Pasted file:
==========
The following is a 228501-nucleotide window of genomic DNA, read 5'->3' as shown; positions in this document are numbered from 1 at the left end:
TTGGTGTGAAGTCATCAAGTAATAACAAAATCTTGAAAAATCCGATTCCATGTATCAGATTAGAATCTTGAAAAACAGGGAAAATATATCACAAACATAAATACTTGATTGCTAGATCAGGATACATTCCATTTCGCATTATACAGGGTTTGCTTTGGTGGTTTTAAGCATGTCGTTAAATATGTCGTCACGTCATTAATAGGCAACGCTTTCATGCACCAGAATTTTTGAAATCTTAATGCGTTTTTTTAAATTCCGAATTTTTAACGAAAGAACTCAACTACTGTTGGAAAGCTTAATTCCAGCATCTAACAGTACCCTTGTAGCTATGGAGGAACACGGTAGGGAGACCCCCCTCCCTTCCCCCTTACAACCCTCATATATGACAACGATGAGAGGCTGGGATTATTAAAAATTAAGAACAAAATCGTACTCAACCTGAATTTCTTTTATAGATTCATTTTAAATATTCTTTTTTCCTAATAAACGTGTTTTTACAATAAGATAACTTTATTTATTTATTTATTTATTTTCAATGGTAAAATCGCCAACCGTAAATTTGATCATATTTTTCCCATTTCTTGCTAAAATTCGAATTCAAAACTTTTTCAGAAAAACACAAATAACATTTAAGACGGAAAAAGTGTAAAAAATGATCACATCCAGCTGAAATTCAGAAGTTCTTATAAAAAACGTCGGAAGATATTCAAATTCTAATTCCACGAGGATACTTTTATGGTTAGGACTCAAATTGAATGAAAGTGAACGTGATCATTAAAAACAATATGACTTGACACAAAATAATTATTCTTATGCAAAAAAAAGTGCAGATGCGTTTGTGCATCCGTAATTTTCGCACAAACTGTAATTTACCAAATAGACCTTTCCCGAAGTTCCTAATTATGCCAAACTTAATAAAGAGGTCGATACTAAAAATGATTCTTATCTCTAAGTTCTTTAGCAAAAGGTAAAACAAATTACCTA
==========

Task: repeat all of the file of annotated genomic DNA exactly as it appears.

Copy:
The following is a 228501-nucleotide window of genomic DNA, read 5'->3' as shown; positions in this document are numbered from 1 at the left end:
TTGGTGTGAAGTCATCAAGTAATAACAAAATCTTGAAAAATCCGATTCCATGTATCAGATTAGAATCTTGAAAAACAGGGAAAATATATCACAAACATAAATACTTGATTGCTAGATCAGGATACATTCCATTTCGCATTATACAGGGTTTGCTTTGGTGGTTTTAAGCATGTCGTTAAATATGTCGTCACGTCATTAATAGGCAACGCTTTCATGCACCAGAATTTTTGAAATCTTAATGCGTTTTTTTAAATTCCGAATTTTTAACGAAAGAACTCAACTACTGTTGGAAAGCTTAATTCCAGCATCTAACAGTACCCTTGTAGCTATGGAGGAACACGGTAGGGAGACCCCCCTCCCTTCCCCCTTACAACCCTCATATATGACAACGATGAGAGGCTGGGATTATTAAAAATTAAGAACAAAATCGTACTCAACCTGAATTTCTTTTATAGATTCATTTTAAATATTCTTTTTTCCTAATAAACGTGTTTTTACAATAAGATAACTTTATTTATTTATTTATTTATTTTCAATGGTAAAATCGCCAACCGTAAATTTGATCATATTTTTCCCATTTCTTGCTAAAATTCGAATTCAAAACTTTTTCAGAAAAACACAAATAACATTTAAGACGGAAAAAGTGTAAAAAATGATCACATCCAGCTGAAATTCAGAAGTTCTTATAAAAAACGTCGGAAGATATTCAAATTCTAATTCCACGAGGATACTTTTATGGTTAGGACTCAAATTGAATGAAAGTGAACGTGATCATTAAAAACAATATGACTTGACACAAAATAATTATTCTTATGCAAAAAAAAGTGCAGATGCGTTTGTGCATCCGTAATTTTCGCACAAACTGTAATTTACCAAATAGACCTTTCCCGAAGTTCCTAATTATGCCAAACTTAATAAAGAGGTCGATACTAAAAATGATTCTTATCTCTAAGTTCTTTAGCAAAAGGTAAAACAAATTACCTA